Early this morning, a bedraggled coyote visited our clearing. Our incessant rain matted down his luxurious coat, showing how small and thin his body is.
When I rolled out on my mountain bike this morning, I dressed for the projected break in the weather. Instead, I received another aerial bombardment of drenching rain. K truly didn't seem to mind. I think that she likes the cool air.
Our world was so gloomy that I needed a flash to take K's photo with the mountains behind her. The raindrops on her fur sparkled in the flash.
K and I have a rapport on the trails that it takes years to build. She almost always hovers nearby and guards me when I get focused on taking photos. However, on one section of trail, it's very important that she stay glued to my side. In past weeks, I started emphatically reminding her to "heel" through that section. Her response was to wander... and then drift around aimlessly when I reminded her yet again to "heel".
Finally, this weekend, I remembered that my trainer once pointed out to me that K gets nervous and becomes incapable of obeying me when I ratchet up my intensity. So, I started acting relaxed through that section of trail and didn't remind K to "heel"- and K stayed glued to my side like she usually does. The moral of the story is that an exquisitely sensitive dog like K will react badly to a tone that sounds like an "order". I don't know why I briefly forgot that lesson except that I get nervous when we're passing through that locale.
Here's my sweet girl as we were in the 'dangerous' zone. I hadn't said a word about heeling but there she was, gazing at me from my side.
After K and I finished our ride, I was so drenched that I put on a complete new set of clothes, including new shoes, with an emphasis on warmth and waterproofness. Just my luck, within 15 minutes after heading back out into the rain, the world was transformed by the clouds lifting and warm sun rays touching our slice of earth. I ended up with a ton of rain gear in my backpack, a load that my spine is still protesting. But, I was literally sweltering inside that clothing once the sun hit me.
The first appearance of the sun, the mountains with fresh snow, and blue sky in days... I was almost blinded by the sunlight!
As I rode, I noticed a deer behaving incredibly oddly. She was very close to me, so close that I could see her ribs protruding from her chest. She needs food. The odd part was that her stare kept shifting from me to something behind me. Here, she stared at me.
Next, she stared over my right shoulder.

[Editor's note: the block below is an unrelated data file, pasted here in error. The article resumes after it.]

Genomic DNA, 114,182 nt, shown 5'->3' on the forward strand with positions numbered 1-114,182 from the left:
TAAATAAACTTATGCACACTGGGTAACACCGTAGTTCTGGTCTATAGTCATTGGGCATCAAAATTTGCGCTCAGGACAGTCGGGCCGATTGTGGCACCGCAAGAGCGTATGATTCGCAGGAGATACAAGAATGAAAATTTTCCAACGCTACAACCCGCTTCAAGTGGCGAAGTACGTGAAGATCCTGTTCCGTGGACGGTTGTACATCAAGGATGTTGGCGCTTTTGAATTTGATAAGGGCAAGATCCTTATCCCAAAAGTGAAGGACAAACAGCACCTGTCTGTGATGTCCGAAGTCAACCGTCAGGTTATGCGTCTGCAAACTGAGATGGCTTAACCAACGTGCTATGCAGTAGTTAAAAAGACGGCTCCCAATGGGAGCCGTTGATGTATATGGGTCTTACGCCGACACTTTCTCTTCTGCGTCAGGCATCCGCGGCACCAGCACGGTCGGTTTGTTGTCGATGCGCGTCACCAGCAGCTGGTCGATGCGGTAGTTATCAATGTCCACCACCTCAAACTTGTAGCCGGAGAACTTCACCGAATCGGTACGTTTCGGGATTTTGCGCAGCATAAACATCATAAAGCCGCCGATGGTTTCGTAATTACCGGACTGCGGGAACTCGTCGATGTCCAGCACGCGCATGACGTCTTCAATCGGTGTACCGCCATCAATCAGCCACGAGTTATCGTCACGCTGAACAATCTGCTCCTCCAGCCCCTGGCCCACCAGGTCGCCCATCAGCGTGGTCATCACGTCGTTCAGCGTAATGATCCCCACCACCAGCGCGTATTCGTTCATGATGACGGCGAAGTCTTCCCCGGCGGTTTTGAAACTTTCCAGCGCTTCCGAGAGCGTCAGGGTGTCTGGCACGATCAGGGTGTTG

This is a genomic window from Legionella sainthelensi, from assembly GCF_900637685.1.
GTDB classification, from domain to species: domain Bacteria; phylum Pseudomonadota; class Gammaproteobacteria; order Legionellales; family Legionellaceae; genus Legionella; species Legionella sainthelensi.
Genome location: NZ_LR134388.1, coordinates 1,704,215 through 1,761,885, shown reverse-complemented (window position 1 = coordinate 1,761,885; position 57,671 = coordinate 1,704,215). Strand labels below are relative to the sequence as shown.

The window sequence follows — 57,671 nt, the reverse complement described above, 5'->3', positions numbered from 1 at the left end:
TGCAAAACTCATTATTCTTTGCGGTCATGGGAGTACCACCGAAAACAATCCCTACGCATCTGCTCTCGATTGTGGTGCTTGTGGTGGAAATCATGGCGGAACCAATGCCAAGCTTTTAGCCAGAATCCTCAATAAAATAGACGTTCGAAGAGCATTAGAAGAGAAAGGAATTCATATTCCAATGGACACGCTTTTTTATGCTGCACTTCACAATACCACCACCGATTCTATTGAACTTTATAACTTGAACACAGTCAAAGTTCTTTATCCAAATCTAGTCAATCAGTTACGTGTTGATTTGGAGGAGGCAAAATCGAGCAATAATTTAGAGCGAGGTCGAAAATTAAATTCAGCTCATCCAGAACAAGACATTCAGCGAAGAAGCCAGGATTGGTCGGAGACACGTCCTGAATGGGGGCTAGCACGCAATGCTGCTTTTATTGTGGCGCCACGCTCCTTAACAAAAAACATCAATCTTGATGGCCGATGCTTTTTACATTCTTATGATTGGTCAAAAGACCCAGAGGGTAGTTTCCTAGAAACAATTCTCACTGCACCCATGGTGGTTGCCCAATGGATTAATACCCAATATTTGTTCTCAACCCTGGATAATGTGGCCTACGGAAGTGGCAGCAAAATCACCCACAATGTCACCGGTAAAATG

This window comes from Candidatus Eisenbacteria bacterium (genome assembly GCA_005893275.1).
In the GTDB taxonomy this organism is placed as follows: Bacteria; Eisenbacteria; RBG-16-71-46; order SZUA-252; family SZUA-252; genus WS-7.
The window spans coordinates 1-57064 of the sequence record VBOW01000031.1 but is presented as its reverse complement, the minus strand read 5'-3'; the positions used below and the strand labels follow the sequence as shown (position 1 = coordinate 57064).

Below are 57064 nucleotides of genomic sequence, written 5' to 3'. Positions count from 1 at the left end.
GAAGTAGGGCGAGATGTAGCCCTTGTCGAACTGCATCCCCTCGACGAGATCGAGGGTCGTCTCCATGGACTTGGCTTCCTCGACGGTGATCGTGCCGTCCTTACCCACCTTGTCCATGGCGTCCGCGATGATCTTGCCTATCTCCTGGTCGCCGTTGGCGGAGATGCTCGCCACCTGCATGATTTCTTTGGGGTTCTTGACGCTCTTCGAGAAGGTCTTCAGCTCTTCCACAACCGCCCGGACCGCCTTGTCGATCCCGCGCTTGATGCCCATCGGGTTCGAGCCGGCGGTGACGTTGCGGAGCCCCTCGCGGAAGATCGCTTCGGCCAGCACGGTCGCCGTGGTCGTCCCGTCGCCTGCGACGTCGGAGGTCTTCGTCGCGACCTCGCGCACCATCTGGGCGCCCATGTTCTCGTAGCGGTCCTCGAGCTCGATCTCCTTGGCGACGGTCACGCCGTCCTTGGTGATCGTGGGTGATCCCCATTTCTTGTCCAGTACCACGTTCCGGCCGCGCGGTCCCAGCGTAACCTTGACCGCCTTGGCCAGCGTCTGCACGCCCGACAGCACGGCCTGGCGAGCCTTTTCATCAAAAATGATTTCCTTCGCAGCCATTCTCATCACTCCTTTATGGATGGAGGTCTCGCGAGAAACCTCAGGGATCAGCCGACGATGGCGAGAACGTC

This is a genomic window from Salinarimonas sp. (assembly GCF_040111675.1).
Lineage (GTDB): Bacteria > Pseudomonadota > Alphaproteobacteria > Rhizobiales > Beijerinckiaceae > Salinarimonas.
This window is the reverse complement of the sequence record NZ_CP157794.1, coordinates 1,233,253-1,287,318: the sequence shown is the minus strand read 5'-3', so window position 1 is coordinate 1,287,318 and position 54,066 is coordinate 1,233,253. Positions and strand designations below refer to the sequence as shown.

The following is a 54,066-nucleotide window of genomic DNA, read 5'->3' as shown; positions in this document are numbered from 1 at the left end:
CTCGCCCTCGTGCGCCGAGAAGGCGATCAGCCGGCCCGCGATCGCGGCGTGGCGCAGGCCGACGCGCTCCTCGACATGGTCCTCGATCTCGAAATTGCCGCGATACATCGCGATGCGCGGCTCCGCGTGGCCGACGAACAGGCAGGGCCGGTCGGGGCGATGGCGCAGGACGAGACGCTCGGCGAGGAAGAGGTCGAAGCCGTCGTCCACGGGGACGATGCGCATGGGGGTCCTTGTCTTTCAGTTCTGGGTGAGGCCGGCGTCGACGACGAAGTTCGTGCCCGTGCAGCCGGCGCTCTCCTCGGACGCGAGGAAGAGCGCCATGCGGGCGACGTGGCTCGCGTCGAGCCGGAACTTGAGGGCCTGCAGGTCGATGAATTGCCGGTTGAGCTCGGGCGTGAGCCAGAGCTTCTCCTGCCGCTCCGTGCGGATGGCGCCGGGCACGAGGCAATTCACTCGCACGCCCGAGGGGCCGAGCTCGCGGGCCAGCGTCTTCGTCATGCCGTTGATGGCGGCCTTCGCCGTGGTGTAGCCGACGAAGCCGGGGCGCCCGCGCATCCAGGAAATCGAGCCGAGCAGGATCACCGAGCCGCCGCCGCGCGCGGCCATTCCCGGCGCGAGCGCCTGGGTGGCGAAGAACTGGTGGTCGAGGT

I didn't see anything out of the ordinary where she was looking but I guessed that either she had a fawn hidden nearby or a predator lurked in the boulders behind me. Whichever was true, I took it as my cue to exit the scene. One of my scariest animal encounters was when I accidentally scared up a fawn. The mother deer charged me, stopping only when I hoisted my bike over my head to make myself look more imposing. K was with me and stayed glued to my side acting terrified. The mother escorted us, from about 20 yards away, out of the area. It's hard to believe that a doe scared me more than any bear or lion that I've encountered but she did.
Today, I visited a ridge and reveled in the views of flowers and mountains as I continued to overheat in the sun. These are the days of summer when the mountain world moves at a furious pace to fit an entire growing season into a couple of months.
On my way home, I spotted one of the benefits of rain - a columbine almost ready to open! Columbines sing the mountain song more soulfully than any other flower.
Alas, as I arrived home, the world turned dark and angry again, although those mountains that I love so much still stood proud and visible.After I arrived home, I checked the memory cards from Black Bear Trail. Both a bobcat and a bear had traveled through, with the bear using his/her now-familiar method of marking a pine sapling. I wonder how long the bear parade will continue? I believe that it's related to bear breeding season, which I've read goes on for about a month. I plan to plant another camera on this trail with the goal of capturing close-up footage of the "back-scratching" dance!